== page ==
Captcha for humunity

Image based Captcha systems are becoming increasingly difficult to fill out at places like YouTube, or blogger sites. Frequently takes several tries for me to successfully fill them in. I used a simple phrase instead (though comments are shut down at the moment, if you haven't noticed), and false-positive spam comments dropped to zero. I really like Professor von Ahn's system: I wonder if there is a way I could use it here?

A Dog or a Cat? New Tests to Fool Automated Spammers - New York Times
Captchas are the puzzles on many Web sites that present a string of distorted letters and numbers. These are supposed to be easy for people to read and retype, but hard for computer software to figure out.

Most major Internet companies use captchas to keep the automated programs of spammers from infiltrating their sites.

There is only one problem. As online mischief makers design better ways to circumvent or defeat captchas, Web companies are responding by making the puzzles more challenging to solve — even for people.

They are twisting the letters, distorting the backgrounds, adding a confusing kaleidoscope of colors and generally making it difficult for humans.

“They are creating tests that a reasonably healthy adult can’t pass,” said Gordon Weakliem, a programmer and blogger from Denver, who says he failed to correctly discern the captcha code several times last week on the sign-up page for the Windows Live service of Microsoft....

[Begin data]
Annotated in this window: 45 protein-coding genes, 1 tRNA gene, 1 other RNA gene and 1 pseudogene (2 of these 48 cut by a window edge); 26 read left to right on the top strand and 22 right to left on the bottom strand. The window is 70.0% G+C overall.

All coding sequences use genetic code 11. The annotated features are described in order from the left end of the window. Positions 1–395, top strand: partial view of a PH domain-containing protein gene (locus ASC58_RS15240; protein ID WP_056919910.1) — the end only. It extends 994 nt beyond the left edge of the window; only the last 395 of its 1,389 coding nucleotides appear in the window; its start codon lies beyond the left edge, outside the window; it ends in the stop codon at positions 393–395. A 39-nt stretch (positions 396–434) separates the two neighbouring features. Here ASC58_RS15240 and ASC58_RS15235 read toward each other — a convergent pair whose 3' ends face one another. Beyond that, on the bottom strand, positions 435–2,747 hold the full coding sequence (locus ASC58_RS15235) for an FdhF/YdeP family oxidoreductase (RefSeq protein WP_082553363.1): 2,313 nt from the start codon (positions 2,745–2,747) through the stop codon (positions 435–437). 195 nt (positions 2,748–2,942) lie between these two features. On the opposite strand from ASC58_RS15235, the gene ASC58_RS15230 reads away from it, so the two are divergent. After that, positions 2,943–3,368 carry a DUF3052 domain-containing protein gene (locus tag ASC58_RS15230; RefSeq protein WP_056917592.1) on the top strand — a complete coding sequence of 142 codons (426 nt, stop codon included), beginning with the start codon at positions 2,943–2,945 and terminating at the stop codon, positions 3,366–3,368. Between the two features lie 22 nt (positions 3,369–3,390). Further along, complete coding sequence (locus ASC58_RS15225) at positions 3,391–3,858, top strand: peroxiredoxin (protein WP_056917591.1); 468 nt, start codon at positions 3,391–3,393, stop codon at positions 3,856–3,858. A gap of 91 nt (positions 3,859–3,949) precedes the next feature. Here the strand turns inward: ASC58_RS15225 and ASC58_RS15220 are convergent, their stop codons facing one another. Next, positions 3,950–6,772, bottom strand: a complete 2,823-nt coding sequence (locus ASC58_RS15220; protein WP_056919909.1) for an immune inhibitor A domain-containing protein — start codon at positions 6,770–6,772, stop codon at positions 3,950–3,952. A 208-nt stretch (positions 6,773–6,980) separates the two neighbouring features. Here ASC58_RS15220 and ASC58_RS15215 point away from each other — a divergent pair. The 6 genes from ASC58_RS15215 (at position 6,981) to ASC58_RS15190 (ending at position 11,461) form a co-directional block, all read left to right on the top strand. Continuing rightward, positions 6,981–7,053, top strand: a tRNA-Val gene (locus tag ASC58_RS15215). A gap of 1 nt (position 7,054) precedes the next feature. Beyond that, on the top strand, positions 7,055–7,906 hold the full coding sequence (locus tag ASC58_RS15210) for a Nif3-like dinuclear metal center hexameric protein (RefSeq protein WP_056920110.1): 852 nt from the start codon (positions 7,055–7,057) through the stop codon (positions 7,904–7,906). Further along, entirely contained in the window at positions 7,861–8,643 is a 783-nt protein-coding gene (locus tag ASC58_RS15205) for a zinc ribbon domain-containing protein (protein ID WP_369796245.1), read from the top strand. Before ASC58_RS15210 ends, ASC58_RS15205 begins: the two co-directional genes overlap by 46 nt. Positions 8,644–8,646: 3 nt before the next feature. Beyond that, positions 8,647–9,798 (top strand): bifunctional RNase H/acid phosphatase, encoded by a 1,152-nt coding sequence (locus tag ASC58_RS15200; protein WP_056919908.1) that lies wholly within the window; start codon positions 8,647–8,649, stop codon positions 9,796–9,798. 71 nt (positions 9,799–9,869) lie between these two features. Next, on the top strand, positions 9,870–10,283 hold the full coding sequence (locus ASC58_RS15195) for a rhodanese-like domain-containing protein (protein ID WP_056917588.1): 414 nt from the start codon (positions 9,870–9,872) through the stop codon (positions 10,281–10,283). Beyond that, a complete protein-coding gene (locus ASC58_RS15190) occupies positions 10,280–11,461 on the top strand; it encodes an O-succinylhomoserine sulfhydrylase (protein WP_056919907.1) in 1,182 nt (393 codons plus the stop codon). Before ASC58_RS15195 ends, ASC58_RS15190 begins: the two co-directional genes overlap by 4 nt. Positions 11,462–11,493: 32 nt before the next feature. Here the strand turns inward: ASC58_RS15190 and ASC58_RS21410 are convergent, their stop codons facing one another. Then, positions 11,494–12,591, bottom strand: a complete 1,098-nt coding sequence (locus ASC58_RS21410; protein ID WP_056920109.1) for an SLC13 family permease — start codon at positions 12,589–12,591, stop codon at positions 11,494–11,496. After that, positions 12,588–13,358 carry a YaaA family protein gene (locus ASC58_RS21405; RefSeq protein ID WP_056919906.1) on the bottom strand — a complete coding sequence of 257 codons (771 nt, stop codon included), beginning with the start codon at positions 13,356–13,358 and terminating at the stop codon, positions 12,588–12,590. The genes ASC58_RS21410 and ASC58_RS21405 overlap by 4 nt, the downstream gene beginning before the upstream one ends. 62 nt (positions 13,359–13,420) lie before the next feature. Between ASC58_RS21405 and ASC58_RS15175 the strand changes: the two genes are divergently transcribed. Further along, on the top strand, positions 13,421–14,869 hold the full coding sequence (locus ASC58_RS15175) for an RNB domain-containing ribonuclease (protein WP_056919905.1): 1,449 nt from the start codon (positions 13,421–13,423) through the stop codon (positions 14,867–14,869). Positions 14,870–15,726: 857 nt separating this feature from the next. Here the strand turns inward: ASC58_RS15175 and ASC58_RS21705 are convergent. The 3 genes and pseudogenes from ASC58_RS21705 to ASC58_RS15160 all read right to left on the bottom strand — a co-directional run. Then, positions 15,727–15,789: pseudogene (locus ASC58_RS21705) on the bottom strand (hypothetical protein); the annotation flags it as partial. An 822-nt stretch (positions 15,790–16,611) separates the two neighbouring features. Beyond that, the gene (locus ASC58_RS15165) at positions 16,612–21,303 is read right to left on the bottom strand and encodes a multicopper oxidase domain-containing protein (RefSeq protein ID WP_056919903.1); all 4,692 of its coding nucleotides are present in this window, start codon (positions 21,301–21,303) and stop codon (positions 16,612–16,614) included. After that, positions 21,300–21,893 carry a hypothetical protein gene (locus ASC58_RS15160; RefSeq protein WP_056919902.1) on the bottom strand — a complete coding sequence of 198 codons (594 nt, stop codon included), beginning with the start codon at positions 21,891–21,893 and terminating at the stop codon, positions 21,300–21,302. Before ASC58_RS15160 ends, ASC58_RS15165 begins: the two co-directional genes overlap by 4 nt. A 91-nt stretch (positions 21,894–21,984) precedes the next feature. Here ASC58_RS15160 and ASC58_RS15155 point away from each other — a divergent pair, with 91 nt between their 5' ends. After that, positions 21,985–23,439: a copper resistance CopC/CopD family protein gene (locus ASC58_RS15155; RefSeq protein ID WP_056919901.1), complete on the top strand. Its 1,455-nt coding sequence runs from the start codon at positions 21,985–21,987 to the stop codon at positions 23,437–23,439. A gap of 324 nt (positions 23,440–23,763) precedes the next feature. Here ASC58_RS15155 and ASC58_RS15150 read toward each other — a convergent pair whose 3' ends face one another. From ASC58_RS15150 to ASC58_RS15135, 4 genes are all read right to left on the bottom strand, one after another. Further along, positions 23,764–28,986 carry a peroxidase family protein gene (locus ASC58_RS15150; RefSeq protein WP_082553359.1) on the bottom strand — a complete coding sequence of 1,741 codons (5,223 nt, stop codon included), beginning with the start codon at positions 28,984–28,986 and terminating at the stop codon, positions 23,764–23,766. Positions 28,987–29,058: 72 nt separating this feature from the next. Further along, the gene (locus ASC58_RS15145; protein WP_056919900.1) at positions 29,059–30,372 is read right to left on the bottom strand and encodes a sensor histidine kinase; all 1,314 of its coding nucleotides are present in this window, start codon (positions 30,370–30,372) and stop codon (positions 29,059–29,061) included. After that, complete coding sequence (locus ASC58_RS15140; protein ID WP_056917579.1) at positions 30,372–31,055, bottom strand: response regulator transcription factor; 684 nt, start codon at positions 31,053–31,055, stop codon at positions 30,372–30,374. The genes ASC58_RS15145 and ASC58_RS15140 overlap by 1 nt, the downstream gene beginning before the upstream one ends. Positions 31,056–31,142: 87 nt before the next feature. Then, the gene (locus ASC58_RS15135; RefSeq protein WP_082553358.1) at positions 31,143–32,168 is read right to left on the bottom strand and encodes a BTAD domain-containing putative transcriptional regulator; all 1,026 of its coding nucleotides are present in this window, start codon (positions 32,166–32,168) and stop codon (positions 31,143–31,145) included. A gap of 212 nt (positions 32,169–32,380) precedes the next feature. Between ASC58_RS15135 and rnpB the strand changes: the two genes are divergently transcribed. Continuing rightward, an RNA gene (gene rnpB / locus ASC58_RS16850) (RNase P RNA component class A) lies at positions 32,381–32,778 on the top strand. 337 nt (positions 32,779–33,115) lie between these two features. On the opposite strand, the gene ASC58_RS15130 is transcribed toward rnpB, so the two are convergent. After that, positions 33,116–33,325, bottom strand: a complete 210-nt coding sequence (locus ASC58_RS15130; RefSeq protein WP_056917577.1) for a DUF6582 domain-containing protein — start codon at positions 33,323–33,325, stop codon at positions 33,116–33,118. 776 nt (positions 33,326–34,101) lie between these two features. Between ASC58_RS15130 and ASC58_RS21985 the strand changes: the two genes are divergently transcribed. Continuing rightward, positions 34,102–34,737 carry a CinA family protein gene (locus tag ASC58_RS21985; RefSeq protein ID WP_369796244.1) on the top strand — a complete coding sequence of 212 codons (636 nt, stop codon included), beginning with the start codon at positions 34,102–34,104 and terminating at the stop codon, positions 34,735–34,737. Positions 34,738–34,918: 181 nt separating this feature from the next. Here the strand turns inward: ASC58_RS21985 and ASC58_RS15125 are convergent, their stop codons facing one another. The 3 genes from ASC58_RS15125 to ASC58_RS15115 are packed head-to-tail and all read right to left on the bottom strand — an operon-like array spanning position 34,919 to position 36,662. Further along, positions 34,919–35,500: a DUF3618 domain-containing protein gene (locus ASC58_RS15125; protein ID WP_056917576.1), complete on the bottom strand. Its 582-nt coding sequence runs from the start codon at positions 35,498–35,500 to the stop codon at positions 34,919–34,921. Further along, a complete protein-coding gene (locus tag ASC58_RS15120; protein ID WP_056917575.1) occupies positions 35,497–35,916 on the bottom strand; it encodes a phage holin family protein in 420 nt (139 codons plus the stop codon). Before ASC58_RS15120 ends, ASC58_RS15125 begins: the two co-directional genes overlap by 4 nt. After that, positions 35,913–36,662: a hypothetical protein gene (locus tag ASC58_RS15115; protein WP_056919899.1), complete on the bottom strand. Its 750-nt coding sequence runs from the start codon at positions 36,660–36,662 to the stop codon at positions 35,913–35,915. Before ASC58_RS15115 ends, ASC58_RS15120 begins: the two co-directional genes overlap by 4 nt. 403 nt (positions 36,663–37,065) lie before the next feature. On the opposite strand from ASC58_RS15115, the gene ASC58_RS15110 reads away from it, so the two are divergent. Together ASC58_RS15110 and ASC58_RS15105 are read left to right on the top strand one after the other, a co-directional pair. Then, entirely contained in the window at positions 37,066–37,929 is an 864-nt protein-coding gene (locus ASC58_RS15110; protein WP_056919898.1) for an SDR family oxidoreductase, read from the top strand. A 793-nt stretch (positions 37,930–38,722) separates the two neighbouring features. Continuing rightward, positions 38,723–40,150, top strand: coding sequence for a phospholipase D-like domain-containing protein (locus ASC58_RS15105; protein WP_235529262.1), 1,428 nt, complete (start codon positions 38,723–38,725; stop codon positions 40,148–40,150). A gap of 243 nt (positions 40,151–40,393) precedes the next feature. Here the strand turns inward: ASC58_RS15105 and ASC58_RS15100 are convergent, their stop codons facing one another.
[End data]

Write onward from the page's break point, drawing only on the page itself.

Not everyone feels that the traditional captcha is finished. Luis von Ahn, a professor at Carnegie Mellon and a member of the team that invented captchas, recently unveiled an effort to give them new usefulness. His reCaptcha project ( seeks to block spam while handling the challenge of digitally scanning old books and making them available in Web search engines. When character recognition software fails to decipher a word scanned in a book — when the page is yellowed or the letters are smudged, for example — Mr. von Ahn’s project makes it part of a captcha.

After the mystery word has been verified by several people, it is fed back into the digital copy of the book. “I heard that 60 million captchas are solved every day around the world, which first made me quite happy for myself but then quite sad,” he said. “It takes about 10 seconds to solve a captcha, so that means humanity is wasting thousands of hours solving them. I wanted to do something good for humanity in that time.”

Ahh, apparently there is. Will have to install this when my site gets righted.


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This page contains a single entry by Seth A. published on June 12, 2007 9:23 PM.

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